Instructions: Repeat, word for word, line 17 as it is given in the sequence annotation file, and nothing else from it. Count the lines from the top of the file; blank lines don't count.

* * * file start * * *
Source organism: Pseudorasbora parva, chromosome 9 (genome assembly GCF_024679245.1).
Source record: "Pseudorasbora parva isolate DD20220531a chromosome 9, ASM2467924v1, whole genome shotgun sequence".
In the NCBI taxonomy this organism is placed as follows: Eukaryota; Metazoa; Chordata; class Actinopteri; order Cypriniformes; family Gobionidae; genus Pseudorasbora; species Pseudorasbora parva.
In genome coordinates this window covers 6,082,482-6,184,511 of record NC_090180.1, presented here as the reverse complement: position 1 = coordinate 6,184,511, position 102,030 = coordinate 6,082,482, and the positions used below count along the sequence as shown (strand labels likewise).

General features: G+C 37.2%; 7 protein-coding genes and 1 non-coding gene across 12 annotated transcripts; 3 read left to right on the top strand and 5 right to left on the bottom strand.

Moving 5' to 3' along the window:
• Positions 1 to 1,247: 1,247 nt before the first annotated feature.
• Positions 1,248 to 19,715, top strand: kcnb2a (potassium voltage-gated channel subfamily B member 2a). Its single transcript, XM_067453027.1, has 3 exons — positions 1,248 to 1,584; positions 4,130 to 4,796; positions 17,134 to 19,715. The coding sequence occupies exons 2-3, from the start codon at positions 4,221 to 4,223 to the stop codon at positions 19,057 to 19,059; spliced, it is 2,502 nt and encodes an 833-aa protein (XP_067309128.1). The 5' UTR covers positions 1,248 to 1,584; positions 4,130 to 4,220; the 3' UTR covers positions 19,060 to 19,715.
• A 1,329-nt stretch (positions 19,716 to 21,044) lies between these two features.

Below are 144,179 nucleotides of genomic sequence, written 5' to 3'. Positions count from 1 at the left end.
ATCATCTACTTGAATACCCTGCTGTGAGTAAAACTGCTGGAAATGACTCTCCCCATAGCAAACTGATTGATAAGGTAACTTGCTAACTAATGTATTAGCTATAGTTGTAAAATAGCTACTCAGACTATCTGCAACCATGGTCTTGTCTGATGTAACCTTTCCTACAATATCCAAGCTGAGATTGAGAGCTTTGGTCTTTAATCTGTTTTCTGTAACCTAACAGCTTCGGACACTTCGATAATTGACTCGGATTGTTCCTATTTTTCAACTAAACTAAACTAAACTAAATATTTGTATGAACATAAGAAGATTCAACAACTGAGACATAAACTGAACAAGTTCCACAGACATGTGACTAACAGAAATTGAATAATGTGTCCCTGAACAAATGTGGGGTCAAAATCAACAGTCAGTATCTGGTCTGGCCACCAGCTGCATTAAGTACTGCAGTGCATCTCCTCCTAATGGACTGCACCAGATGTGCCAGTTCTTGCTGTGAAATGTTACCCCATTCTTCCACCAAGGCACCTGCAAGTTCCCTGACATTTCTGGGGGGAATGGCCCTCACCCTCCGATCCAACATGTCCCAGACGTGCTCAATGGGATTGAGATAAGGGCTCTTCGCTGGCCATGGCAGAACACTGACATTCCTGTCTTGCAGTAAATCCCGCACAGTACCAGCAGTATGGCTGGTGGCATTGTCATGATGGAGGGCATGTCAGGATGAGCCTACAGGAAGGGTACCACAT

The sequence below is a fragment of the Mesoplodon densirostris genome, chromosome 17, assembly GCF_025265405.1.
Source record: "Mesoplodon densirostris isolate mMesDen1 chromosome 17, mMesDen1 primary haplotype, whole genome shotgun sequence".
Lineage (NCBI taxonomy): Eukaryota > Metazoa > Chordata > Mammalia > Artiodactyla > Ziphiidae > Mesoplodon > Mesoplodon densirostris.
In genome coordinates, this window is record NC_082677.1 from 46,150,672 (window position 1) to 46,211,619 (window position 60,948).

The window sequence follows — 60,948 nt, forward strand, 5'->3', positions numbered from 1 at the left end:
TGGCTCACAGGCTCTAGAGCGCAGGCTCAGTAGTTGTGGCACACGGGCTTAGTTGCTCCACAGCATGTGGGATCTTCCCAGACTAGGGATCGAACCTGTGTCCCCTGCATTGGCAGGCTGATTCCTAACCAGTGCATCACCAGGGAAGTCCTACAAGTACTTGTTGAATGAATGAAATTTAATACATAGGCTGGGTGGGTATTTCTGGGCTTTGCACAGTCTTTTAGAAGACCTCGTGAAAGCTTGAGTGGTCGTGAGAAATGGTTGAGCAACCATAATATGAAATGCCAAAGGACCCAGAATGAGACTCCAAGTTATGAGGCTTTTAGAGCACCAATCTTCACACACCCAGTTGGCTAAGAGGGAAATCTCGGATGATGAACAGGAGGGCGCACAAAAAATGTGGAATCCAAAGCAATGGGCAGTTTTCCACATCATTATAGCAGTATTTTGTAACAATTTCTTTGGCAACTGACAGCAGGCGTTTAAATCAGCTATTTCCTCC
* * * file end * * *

TGGCTCACAGGCTCTAGAGCGCAGGCTCAGTAGTTGTGGCACACGGGCTTAGTTGCTCCACAGCATGTGGGATCTTCCCAGACTAGGGATCGAACCTGTGTCCCCTGCATTGGCAGGCTGATTCCTAACCAGTGCATCACCAGGGAAGTCCTACAAGTACTTGTTGAATGAATGAAATTTAATACATAGGCTGGGTGGGTATTTCTGGGCTTTGCACAGTCTTTTAGAAGACCTCGTGAAAGCTTGAGTGGTCGTGAGAAATGGTTGAGCAACCATAATATGAAATGCCAAAGGACCCAGAATGAGACTCCAAGTTATGAGGCTTTTAGAGCACCAATCTTCACACACCCAGTTGGCTAAGAGGGAAATCTCGGATGATGAACAGGAGGGCGCACAAAAAATGTGGAATCCAAAGCAATGGGCAGTTTTCCACATCATTATAGCAGTATTTTGTAACAATTTCTTTGGCAACTGACAGCAGGCGTTTAAATCAGCTATTTCCTCC